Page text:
Leaving a job can be a sweaty, anxiety-inducing, stressball of an experience. Here are a few thoughts to make that process easier. Future You will thank you.
Leaving a job (for a new one) is an exciting thing. It's a new step in your life, in your personal adventure. It's progress.
In most cases, there must exist some frustration to prompt a move. Most people don't leave a job that makes them fully happy. I'm sure it happens, but often a job change is a quest for greener grass. That is totally fine. It's your journey, after all.
You're probably going to leave your current job at some point. The important part isn't the decision to go (it is to be expected that you will go at some point). What matters more is how you leave. The way in which you leave can greatly affect your future relationships and opportunities.
I've left four jobs in the first decade of my career. Each time was more difficult than the last, because with each job I honed in on what I really wanted to be doing with my time. Every job was better than the previous in some way. But I still maintain relationships from each one of my previous jobs. Many of those relationships have presented new opportunities along the way, and I suspect they will continue to do so for years to come.
From this experience, I can tell you what I find most important when leaving a job, why I think those things should matter to you, and what to do when things go awry.
After a bit of practice, here's what I've found to be the right concoction of attitude and action to exhibit when leaving a job:
This is the obvious one. Most people put in their resignation two weeks before their last day. As you move throughout your career, it may make sense to give more time — you'll have more loose ends to tie up or delegate.
In my most recent move, I only gave nine days notice because of a weird timing issue. I combatted that by making myself available following the departure to fill in anything (within reason) I may have missed.
This is a tough one. It's important that your colleagues know why you're leaving. But if you give critical feedback for the first time ever during your departure, people are going to be upset. You can only be truly honest in a well-received way if you've already worked to establish trust.
I try to be both honest and helpful by saying things like:
Work your ass off in your final weeks. Your heart may be filled with senioritis, but your head should stay as focused as possible and help make future life a little easier for your peers, reports, manager, and other team members.
Some people you will maintain relationships with and some you won't. Some will be friendships, others business relationships. It's all fine. But take the time to say goodbye. Some people you may not cross paths with again, or even for awhile, so it's important to have some closure, to leave your relationship on that high note.
If you're leaving because you're super frustrated, this one can be tricky. But it does help to take a step back and think about where you started and what you've learned along the way. Yes, it's all business — you get paid to do a job and you did the job.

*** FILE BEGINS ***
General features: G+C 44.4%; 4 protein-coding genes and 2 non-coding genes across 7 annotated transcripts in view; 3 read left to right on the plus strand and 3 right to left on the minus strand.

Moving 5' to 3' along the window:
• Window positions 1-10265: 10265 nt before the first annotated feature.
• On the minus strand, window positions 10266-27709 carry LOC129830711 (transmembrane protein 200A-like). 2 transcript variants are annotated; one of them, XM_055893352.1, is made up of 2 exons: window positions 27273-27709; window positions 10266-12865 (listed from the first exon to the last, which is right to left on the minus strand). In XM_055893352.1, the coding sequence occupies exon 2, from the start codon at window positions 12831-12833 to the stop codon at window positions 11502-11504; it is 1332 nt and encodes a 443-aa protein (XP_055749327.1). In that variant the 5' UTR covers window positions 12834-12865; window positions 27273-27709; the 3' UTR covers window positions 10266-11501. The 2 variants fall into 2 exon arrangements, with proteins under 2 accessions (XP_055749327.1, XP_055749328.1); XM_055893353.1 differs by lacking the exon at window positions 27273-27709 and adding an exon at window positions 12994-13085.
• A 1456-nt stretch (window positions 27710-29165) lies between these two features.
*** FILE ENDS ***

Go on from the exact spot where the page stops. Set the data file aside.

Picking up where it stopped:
Maybe you didn't get what you wanted out of it. Maybe the experience totally sucked for you. Maybe you had a terrible boss.
But, your employer chose to employ you, and that's the important part.
I had trouble carrying gratitude upon leaving earlier jobs earlier in my career. I feel foolish for it now. Even if the job wasn't what I wanted, having the job and the experience helped me, and I should have been more appreciative of it in the moment.
I continued to do work, at least in some capacity, for each of the organizations I left. It was usually just little freelance tasks here and there. But it provided me a little extra cash, and helped with the transition because the company knew they could bug me if they had a question.
Of course, you have to know when to stop and say no, because your new job should be your focus.
Leaving the right way is important because it all builds into one thing that is your career. You have no idea what opportunity lies for you down the road. If you burn a bridge that you could have otherwise maintained, you may lose out on a golden opportunity years (or even decades) down the road.
Put your ego aside, allow a little vulnerability, and future you will thank you.
And look, your boss might be an asshole. And yes, you should be honest with them. But that doesn't mean yelling or name-calling. Give them something productive and actionable to improve and keep the door open. Think of Future You. That's a person you don't even know yet. Let that person make the decision of burning the bridge. Your job is to keep it standing strong.
Now, all that said, this entire process is a two-way street. You can only control your actions. A bridge has two ends. You can choose not to burn your end, but that won't prevent the person on the other end from lighting a flame (although it may help to convince them to put the match away in a proper waste receptacle).
Some people suck. Some people react emotionally. Some people do not allow themselves to be vulnerable in front of other people.
You may put in your notice and someone may never want to talk to you again. It's not your job to fix that person. You can work to remain on higher ground and say you hope you can work together again the future. Or you could leave it alone as a lost cause. It's okay if you feel like you really can't (or shouldn't) try to salvage the relationship.
Regardless of how you approach the process, someone is probably going to be mad that you're leaving. They'll take it too personally. That's a thing you can only influence, not control.
Be you. Be cool. Work hard. Say thank you. Give productive advice. And then move on to your next step. Because you are awesome, and your journey is yours alone.
What other advice do you have for folks leaving a job. Let's talk about it.